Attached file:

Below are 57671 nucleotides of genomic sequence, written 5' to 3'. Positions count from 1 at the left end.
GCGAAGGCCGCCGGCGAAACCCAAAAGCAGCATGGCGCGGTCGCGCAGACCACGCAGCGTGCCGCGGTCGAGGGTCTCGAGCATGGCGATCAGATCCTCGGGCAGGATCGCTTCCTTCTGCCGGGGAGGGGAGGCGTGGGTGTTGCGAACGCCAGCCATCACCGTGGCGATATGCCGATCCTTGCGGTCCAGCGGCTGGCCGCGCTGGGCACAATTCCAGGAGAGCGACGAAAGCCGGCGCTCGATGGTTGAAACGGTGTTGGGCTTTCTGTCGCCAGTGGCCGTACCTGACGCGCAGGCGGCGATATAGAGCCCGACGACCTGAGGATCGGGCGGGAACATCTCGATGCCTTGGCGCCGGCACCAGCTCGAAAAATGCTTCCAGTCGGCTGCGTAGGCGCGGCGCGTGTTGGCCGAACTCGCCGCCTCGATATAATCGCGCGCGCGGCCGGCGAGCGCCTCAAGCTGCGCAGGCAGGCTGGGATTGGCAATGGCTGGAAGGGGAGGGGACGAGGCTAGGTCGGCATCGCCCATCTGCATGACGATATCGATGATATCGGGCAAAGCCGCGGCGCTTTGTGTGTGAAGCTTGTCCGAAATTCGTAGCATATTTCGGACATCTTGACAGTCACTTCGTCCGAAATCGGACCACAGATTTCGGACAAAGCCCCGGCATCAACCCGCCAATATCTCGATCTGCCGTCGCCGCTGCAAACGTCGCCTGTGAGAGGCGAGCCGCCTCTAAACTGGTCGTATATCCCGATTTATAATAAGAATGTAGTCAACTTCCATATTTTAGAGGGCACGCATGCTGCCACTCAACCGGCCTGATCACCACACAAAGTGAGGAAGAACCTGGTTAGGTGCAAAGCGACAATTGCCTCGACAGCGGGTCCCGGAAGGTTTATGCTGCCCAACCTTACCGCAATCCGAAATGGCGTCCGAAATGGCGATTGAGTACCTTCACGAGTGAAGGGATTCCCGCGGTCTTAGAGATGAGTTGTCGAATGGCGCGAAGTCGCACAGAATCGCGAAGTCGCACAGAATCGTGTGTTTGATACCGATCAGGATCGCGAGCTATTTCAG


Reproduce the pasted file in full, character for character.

Below are 57671 nucleotides of genomic sequence, written 5' to 3'. Positions count from 1 at the left end.
GCGAAGGCCGCCGGCGAAACCCAAAAGCAGCATGGCGCGGTCGCGCAGACCACGCAGCGTGCCGCGGTCGAGGGTCTCGAGCATGGCGATCAGATCCTCGGGCAGGATCGCTTCCTTCTGCCGGGGAGGGGAGGCGTGGGTGTTGCGAACGCCAGCCATCACCGTGGCGATATGCCGATCCTTGCGGTCCAGCGGCTGGCCGCGCTGGGCACAATTCCAGGAGAGCGACGAAAGCCGGCGCTCGATGGTTGAAACGGTGTTGGGCTTTCTGTCGCCAGTGGCCGTACCTGACGCGCAGGCGGCGATATAGAGCCCGACGACCTGAGGATCGGGCGGGAACATCTCGATGCCTTGGCGCCGGCACCAGCTCGAAAAATGCTTCCAGTCGGCTGCGTAGGCGCGGCGCGTGTTGGCCGAACTCGCCGCCTCGATATAATCGCGCGCGCGGCCGGCGAGCGCCTCAAGCTGCGCAGGCAGGCTGGGATTGGCAATGGCTGGAAGGGGAGGGGACGAGGCTAGGTCGGCATCGCCCATCTGCATGACGATATCGATGATATCGGGCAAAGCCGCGGCGCTTTGTGTGTGAAGCTTGTCCGAAATTCGTAGCATATTTCGGACATCTTGACAGTCACTTCGTCCGAAATCGGACCACAGATTTCGGACAAAGCCCCGGCATCAACCCGCCAATATCTCGATCTGCCGTCGCCGCTGCAAACGTCGCCTGTGAGAGGCGAGCCGCCTCTAAACTGGTCGTATATCCCGATTTATAATAAGAATGTAGTCAACTTCCATATTTTAGAGGGCACGCATGCTGCCACTCAACCGGCCTGATCACCACACAAAGTGAGGAAGAACCTGGTTAGGTGCAAAGCGACAATTGCCTCGACAGCGGGTCCCGGAAGGTTTATGCTGCCCAACCTTACCGCAATCCGAAATGGCGTCCGAAATGGCGATTGAGTACCTTCACGAGTGAAGGGATTCCCGCGGTCTTAGAGATGAGTTGTCGAATGGCGCGAAGTCGCACAGAATCGCGAAGTCGCACAGAATCGTGTGTTTGATACCGATCAGGATCGCGAGCTATTTCAG